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How to rename multiple files on your Mac


rename-multiple-files-on-mac

Until macOS Yosemite, if you wanted to rename multiple files on a Mac simultaneously, you either had to create an Automator action or use a third party app. Now, however, you can do it from right within the Finder.

There are a number of different options for renaming files, so before we show you how to do it, let’s take a closer look at those.

1. Replace text

This is the simplest way to rename files. You search for text in the existing name and replace it with text you specify. It’s perfect for situations where you have files with names that all have the same text string, say a name or a month, and you need to change that, maybe because it’s misspelled.

2. Add text

This is exactly as it sounds, you leave the existing name intact but add text before or after it.

3. Format

As its name suggests, this one allows to rename the files based on a format you specify. Then you add the text to be used in the name and the files are changed to include that text and one of the following three parameters:

  • Counter
  • Index
  • Date

Once you’ve chosen the text you want to use in the name and the parameter you want to include, you can specify which goes first.

How to batch rename files on Mac

1. Open a new Finder window, navigate to the first file you want to rename and select it.

2. If the other files you want to rename are next to it in the Finder window, press Shift and click on them. If they are not all next to each other, use Command instead of Shift.

3. With all the files to be renamed selected, do one of the following:

  • Click the cog icon in the Finder window’s toolbar and choose Rename xx items, where ‘xx’ is the number of files you’ve selected or
  • Right-click or Ctrl-click on the selected files and choose Rename xx items from the contextual menu.

4. From the menu at the top of the window that drops down, choose from Replace Text, Add Text, or Format.

5. Fill in the boxes in the next window and choose the options you need from the menus.

6. Click Rename.

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All the files you selected will be renamed according to the scheme you created when you made the selections in steps 4 and 5. If they don’t change in the way you expected, or you change your mind, press Command-Z to undo the process and give the files back their previous names.

If you prefer to point and click instead of using keyboard shortcuts, choose Edit from the Finder’s menu bar and select Undo Rename.

How to rename a file on Mac

The above method is designed for renaming multiple files simultaneously. If you only need to rename one file, there are easier ways.

  • Select the file in the Finder, then click and hold on the file name until it becomes editable. Type the new name, then click anywhere else in the Finder.
  • Right-click or Control-click on the file in the Finder and choose Get Info from the contextual menu. Click Rename and type the new name, then click away from the file.
  • Select the file and press Command-I to open the Get Info box. Two-thirds of the way down the window, where it says Name & Extension, type the new name. Close the window.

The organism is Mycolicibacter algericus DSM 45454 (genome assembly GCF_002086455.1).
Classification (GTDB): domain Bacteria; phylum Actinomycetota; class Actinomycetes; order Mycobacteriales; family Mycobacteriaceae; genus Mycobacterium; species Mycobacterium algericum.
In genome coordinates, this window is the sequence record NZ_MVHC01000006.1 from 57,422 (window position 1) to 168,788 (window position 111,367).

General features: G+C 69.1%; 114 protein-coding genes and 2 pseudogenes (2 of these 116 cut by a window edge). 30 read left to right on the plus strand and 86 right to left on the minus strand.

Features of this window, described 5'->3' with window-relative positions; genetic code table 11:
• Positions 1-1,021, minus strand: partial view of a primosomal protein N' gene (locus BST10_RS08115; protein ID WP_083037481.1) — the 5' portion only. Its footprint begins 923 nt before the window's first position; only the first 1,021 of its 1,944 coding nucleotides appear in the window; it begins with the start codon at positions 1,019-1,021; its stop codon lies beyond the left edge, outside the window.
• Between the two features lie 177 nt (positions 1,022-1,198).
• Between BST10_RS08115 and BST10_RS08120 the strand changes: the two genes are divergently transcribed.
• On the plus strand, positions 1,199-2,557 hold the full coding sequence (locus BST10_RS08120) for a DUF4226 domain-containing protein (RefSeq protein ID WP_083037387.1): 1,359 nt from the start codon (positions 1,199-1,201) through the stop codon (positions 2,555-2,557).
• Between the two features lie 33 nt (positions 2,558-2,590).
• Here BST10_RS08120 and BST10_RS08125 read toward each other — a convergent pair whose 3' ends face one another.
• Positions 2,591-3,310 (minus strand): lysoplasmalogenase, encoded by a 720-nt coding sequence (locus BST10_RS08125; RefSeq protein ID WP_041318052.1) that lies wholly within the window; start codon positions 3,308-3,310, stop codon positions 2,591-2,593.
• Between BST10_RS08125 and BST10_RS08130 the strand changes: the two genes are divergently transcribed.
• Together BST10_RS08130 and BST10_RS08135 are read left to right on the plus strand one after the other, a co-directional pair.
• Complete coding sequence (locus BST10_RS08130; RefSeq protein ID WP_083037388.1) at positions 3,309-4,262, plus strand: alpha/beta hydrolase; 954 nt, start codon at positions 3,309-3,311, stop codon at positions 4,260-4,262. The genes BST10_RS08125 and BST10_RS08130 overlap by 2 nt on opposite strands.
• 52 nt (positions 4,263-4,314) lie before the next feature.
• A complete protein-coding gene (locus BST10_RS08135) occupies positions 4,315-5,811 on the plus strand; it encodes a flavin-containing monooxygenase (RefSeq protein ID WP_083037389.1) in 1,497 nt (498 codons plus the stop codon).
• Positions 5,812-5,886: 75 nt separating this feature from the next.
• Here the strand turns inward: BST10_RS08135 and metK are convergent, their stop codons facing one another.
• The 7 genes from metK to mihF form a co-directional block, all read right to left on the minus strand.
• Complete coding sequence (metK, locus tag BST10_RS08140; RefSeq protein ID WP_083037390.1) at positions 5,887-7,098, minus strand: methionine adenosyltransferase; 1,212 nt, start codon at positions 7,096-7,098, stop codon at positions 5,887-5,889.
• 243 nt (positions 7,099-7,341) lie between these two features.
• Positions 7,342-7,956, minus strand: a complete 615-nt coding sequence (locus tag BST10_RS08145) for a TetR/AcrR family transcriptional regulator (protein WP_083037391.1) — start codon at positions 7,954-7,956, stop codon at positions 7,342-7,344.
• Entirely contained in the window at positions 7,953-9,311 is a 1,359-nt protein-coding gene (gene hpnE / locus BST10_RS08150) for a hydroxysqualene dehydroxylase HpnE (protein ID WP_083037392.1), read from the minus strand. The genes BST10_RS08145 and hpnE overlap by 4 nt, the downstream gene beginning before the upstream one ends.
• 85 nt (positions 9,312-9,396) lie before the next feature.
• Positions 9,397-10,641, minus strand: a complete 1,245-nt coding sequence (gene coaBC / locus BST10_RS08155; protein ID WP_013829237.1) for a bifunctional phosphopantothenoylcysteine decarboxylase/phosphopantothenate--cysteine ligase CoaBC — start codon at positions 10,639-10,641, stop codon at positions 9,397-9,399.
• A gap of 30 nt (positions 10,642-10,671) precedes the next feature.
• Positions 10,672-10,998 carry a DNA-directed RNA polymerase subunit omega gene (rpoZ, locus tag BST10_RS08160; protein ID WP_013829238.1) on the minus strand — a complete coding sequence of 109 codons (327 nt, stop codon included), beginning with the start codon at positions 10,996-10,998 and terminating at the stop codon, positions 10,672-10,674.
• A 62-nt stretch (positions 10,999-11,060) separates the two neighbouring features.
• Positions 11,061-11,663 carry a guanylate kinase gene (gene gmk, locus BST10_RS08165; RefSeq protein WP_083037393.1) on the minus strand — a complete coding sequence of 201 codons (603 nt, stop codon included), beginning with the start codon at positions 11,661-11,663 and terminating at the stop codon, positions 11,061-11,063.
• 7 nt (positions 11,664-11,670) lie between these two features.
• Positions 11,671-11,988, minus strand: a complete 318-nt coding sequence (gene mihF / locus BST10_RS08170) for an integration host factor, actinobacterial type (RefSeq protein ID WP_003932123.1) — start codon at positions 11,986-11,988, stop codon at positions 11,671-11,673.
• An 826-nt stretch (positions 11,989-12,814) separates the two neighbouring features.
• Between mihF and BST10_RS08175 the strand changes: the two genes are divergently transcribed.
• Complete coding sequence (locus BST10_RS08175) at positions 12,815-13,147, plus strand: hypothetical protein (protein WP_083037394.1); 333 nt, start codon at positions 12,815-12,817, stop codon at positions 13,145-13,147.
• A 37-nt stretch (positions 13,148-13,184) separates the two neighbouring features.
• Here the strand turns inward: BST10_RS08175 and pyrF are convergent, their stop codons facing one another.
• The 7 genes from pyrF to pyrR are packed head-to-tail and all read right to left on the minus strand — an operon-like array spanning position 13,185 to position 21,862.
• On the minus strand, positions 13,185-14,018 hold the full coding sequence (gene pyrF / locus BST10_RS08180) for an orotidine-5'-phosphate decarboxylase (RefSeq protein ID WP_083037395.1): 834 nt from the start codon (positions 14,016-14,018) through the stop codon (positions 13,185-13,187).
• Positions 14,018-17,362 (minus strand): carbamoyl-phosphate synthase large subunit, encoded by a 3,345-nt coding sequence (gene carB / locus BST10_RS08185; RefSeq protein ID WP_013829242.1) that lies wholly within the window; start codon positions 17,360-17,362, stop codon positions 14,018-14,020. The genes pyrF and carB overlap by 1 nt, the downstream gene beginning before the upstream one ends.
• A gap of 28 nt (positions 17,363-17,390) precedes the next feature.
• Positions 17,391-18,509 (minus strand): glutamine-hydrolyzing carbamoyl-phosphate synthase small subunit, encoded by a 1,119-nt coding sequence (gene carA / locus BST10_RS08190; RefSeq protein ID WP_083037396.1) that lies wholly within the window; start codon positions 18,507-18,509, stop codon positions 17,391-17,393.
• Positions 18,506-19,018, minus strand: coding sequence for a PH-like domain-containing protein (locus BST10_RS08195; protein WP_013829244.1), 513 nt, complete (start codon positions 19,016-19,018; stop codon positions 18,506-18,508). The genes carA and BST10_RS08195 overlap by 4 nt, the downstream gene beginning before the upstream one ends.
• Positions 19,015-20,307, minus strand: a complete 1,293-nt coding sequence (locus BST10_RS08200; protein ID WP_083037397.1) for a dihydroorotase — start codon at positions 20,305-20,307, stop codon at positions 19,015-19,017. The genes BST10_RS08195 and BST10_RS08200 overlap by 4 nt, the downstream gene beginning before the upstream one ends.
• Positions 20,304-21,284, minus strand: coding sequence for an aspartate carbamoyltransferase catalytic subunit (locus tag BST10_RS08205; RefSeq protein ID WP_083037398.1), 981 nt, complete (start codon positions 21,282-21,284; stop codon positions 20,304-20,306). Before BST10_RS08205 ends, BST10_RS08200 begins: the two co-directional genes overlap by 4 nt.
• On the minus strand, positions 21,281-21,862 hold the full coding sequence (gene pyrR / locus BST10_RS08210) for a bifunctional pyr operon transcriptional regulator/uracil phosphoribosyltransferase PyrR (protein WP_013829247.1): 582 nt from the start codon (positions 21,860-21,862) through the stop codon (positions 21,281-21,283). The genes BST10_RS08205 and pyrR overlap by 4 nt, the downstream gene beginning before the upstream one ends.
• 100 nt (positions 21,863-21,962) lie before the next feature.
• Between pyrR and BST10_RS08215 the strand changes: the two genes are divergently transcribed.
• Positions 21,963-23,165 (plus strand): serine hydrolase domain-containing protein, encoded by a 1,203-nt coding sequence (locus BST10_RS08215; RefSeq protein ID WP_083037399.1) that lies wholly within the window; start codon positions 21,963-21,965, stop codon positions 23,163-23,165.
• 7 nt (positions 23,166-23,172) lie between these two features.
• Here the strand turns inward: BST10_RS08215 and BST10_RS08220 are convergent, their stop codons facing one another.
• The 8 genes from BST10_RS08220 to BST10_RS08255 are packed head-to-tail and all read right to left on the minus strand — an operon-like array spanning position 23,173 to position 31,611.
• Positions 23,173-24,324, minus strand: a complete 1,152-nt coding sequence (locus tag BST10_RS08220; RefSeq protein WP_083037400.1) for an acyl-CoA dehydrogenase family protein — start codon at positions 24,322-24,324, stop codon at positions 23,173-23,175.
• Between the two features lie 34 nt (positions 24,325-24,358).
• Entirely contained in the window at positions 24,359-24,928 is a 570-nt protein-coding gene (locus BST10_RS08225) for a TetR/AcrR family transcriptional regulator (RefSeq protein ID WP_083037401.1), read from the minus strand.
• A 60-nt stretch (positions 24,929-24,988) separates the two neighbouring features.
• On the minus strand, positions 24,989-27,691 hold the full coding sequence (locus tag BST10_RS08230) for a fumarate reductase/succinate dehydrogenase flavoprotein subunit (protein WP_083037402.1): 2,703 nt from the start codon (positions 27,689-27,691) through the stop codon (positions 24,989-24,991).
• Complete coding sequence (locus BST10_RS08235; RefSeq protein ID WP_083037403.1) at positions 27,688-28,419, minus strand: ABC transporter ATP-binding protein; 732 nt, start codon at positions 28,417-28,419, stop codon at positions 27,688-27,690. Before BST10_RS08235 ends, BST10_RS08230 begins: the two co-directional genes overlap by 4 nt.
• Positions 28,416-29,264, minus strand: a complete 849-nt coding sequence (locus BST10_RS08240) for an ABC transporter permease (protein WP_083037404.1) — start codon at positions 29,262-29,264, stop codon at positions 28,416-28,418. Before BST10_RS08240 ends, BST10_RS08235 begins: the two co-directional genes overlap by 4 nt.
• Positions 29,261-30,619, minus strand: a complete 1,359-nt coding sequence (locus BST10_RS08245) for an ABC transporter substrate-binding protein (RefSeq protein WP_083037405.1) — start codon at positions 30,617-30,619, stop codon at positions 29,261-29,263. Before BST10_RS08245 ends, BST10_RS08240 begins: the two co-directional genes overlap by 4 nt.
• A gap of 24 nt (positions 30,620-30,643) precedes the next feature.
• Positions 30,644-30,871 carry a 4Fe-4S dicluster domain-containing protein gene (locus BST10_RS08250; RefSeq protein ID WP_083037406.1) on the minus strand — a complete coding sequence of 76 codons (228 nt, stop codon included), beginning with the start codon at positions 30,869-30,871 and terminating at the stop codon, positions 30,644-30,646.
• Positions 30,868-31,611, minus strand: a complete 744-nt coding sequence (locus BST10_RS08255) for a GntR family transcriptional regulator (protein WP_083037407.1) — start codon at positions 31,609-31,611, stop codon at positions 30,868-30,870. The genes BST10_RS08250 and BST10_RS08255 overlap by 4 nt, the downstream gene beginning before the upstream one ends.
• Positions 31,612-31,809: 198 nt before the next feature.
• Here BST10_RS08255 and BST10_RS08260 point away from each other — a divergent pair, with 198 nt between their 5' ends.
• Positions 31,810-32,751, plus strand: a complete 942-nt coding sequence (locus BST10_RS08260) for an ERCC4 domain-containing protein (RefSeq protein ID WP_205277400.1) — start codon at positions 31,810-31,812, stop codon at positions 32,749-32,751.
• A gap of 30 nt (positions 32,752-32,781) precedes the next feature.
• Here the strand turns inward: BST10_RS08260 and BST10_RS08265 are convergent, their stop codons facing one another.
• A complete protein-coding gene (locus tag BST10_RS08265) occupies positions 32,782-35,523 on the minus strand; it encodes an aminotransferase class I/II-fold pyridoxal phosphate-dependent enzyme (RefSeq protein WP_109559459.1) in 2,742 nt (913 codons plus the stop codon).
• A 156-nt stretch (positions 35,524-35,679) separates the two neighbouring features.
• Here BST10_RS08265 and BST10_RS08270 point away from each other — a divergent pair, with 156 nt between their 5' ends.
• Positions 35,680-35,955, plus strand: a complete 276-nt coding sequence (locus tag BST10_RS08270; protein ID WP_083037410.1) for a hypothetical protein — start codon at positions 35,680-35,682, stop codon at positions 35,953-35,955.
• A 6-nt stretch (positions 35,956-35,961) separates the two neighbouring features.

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How to rename open documents on Mac

To rename a file that’s open in an application, go to the File menu and choose Save As… then type the new name for the file in the box and press Save. In some apps, that support macOS versioning, you can rename an open file by clicking on its name in the toolbar, typing the new name and pressing Return.

How to rename a folder on Mac

The three options above can also be used to rename a folder. It’s important to remember that there are some folders you shouldn’t rename because there are processes and applications in macOS that expect them to have their original name and won’t work properly if they can’t find the folder with that name. These include your user folder and your Documents, Movies, Pictures and Downloads folders.

In addition, you shouldn’t rename any files or folders in your Library folder or the main macOS Library folder.

How to keep your files organised on Mac

Renaming files is a great way of getting better organised and using your Mac more efficiently. Another way to make your Mac work better for you is to get rid of files that are taking up space but that you don’t need. CleanMyMac 3 is perfect for that. It identifies and removes system files that aren’t needed, junk Photos and iTunes files, Mail attachments, and old and large files. 

The System Junk module removes language files you don’t use, caches you no longer need, as well as log files, universal binaries, and more. Photo Junk gets rid of cache files, and will offer to remove storage-hungry RAW files for you. And the iTunes clean up tool deletes broken downloads, outdated backups, and old software updates. You can download it free here. Give it a try and find out how much space you can free up on your Mac.

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As you can see, on macOS Yosemite and later, it’s very easy to batch rename files in the Finder. In older versions of macOS, if you want to rename multiple files, you’ll have to use a third party app that’s designed for the purpose or create your own Automator action.


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